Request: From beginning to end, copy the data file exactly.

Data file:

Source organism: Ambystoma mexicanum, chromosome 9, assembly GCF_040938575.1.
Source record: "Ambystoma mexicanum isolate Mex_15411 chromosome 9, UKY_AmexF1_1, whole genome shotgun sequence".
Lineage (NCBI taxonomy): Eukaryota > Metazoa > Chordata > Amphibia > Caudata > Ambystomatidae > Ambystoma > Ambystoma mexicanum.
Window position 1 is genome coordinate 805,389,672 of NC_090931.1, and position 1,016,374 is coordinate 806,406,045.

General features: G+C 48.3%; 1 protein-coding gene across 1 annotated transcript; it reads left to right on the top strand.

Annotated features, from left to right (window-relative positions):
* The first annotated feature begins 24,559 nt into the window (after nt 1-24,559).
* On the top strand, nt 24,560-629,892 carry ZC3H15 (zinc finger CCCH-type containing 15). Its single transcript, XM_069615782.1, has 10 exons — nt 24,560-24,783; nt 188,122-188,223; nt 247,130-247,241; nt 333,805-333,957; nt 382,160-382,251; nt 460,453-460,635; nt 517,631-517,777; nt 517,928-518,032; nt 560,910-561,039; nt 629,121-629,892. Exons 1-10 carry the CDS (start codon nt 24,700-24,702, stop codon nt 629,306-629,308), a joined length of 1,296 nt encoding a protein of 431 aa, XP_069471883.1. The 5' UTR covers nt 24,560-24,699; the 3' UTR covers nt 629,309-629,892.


Source organism: Ambystoma mexicanum, chromosome 9, assembly GCF_040938575.1.
Source record: "Ambystoma mexicanum isolate Mex_15411 chromosome 9, UKY_AmexF1_1, whole genome shotgun sequence".
Lineage (NCBI taxonomy): Eukaryota > Metazoa > Chordata > Amphibia > Caudata > Ambystomatidae > Ambystoma > Ambystoma mexicanum.
Window position 1 is genome coordinate 805,389,672 of NC_090931.1, and position 1,016,374 is coordinate 806,406,045.

General features: G+C 48.3%; 1 protein-coding gene across 1 annotated transcript; it reads left to right on the top strand.

Annotated features, from left to right (window-relative positions):
* The first annotated feature begins 24,559 nt into the window (after nt 1-24,559).
* On the top strand, nt 24,560-629,892 carry ZC3H15 (zinc finger CCCH-type containing 15). Its single transcript, XM_069615782.1, has 10 exons — nt 24,560-24,783; nt 188,122-188,223; nt 247,130-247,241; nt 333,805-333,957; nt 382,160-382,251; nt 460,453-460,635; nt 517,631-517,777; nt 517,928-518,032; nt 560,910-561,039; nt 629,121-629,892. Exons 1-10 carry the CDS (start codon nt 24,700-24,702, stop codon nt 629,306-629,308), a joined length of 1,296 nt encoding a protein of 431 aa, XP_069471883.1. The 5' UTR covers nt 24,560-24,699; the 3' UTR covers nt 629,309-629,892.